The massive private video collection of deposed president Ferdinand Marcos made available today revealed wild disco parties, birthday bashes and costume balls that marked the extravagant life style of the 20-year ruler.

Hundreds of hours of Marcos "home movies," filmed over the years by an exclusive presidential camera crew, were made available to western television networks today for the first time ever with the opening of Marcos' private video archives.

Videotape, obtained by CBS television from the presidential palace library and shown on Philippine television, shows a birthday party late last year for Irene Araneta, youngest daughter of the ousted president and his wife.

Some guests wore baby bonnets and jogging outfits for the occasion, held on the presidential yacht under flashing lights. Others had multicolored punk hair styles.

Imelda Marcos danced with Vernon MacAninch, the former U.S. consul general, who was dressed in Tyrolean leather shorts. Ferdinand Marcos watched placidly from a table.

The guest of honor and her brother Ferdinand Jr., known as Bong Bong, joined a dozen friends and relatives in singing a rowdy version of "We Are the World," theme song of the campaign by noted entertainers to raise money for African famine relief. Bong Bong wore a red-flashing electronic bow tie.

Other footage showed Manila's Roman Catholic archbishop, Cardinal Jaime Sin, blowing a horn during a New Year's Eve party at the palace, and Imelda Marcos handing out presents to bishops and priests last Christmas, also at the palace.

Sin was a frequent critic of the Marcos regime. The church supported the popular uprising that brought down his regime and forced him into exile Feb. 26.

Ray Conso, who is in charge of the radio and television equipment at the palace, said the palace library contains at least 500 videotapes of the Marcoses. Former officials of the Marcos government said Marcos taped palace functions and his conversations with official and unofficial callers.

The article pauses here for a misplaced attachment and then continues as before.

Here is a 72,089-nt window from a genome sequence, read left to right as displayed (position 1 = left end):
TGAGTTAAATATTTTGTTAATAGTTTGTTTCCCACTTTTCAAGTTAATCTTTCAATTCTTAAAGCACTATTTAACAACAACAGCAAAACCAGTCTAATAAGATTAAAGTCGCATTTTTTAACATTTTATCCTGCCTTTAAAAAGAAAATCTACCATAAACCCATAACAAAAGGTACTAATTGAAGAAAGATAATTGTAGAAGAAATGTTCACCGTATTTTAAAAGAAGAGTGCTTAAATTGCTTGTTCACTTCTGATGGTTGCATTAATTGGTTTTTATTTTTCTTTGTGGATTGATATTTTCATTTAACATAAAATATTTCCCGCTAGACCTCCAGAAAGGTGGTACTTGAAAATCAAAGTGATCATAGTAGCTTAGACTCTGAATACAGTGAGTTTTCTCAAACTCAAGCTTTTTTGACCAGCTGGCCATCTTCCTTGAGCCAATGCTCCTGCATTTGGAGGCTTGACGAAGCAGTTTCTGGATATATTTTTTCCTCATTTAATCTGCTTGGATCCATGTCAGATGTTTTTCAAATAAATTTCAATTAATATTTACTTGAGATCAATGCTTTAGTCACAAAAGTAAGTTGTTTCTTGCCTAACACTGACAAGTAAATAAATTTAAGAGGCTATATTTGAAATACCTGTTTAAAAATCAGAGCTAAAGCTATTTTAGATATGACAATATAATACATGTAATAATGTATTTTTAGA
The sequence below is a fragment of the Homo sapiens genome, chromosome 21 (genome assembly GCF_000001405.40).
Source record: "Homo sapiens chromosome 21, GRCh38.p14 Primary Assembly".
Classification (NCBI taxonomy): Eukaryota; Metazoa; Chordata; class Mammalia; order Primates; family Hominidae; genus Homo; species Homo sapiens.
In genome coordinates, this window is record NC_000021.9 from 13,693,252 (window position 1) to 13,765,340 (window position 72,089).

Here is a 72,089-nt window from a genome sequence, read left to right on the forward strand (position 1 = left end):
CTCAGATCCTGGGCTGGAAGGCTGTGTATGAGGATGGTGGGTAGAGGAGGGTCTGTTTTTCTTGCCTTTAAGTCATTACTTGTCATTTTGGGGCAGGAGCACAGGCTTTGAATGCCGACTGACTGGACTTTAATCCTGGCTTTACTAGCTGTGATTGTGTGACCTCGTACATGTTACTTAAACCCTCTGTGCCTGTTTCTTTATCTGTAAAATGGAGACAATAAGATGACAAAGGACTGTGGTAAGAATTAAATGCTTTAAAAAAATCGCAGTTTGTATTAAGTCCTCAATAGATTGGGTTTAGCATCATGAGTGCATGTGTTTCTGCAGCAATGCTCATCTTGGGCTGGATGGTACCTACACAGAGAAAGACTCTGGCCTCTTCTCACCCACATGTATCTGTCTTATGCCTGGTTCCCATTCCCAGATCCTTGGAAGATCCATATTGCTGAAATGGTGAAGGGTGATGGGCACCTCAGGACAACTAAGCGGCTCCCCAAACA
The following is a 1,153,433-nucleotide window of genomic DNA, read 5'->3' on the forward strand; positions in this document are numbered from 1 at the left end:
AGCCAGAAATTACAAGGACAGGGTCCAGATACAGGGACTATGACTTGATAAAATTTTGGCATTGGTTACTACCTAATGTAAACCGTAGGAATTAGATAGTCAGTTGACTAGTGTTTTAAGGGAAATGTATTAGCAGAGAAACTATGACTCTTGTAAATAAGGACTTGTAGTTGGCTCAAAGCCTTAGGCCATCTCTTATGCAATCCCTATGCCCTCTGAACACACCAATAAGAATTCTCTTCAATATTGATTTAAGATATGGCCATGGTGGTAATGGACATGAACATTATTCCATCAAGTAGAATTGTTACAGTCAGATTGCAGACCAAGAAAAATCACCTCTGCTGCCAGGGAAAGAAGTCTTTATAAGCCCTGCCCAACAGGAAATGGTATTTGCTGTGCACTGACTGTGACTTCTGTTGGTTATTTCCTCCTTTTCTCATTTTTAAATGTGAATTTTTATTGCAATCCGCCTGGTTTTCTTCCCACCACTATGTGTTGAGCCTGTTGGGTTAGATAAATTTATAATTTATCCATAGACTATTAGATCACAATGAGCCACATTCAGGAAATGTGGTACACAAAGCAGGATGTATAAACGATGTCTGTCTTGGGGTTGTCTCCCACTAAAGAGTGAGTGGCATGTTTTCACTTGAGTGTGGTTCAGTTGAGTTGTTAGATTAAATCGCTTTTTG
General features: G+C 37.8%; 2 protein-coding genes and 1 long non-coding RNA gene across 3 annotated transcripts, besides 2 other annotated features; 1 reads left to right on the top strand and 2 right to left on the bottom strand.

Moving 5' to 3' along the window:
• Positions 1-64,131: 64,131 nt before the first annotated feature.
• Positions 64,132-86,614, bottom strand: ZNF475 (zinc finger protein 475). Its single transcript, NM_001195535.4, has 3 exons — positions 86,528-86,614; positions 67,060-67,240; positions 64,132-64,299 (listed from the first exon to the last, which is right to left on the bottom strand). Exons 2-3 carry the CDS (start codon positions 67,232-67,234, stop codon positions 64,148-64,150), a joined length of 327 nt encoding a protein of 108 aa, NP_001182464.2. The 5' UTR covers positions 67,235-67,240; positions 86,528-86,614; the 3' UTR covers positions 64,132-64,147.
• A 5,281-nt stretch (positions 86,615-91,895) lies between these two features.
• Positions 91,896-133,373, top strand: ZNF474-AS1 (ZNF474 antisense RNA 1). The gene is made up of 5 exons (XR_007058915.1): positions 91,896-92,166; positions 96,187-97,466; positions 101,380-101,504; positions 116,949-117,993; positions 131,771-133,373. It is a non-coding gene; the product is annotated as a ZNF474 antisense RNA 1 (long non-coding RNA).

Officials of the Information Ministry in President Corazon Aquino's new government said they had no knowledge of the tapes in the palace library.

The private movies, formerly kept secret from the public, drew strong reactions from some Filipinos for the glimpse they offered into the lavish life style and entertaining of the Marcos family.

"Oh my God," said one Filipino in disbelief while watching Marcos and Imelda swinging and strutting at a party in their private, two-room disco in Manila's Malacanang Palace -- their home for two decades.

The films show many other costly bashes hosted by Marcos for his family, friends and political allies -- at Malacanang, at the mountain summer palace of Baguio City and at private luxury homes.

In stark contrast, these scenes are intermixed with footage showing Imelda and Marcos solemnly taking communion at a Catholic mass, or handing out gifts to members of the nation's Catholic hierarchy at Christmas.

Officials of the Aquino government are preparing to display other flagrant examples of the Marcoses' wealth "to the poorest of the poor" of the Filipino people when the presidential palace opens as a museum Friday.

Imelda Marcos' dressing room, its expensive soaps and perfumes still intact, the Marcos bedroom with its hospital bed and oxygen tanks, his private study and pictures showing him flexing his biceps all go on display on Aquino's orders while she holds office in a guest house.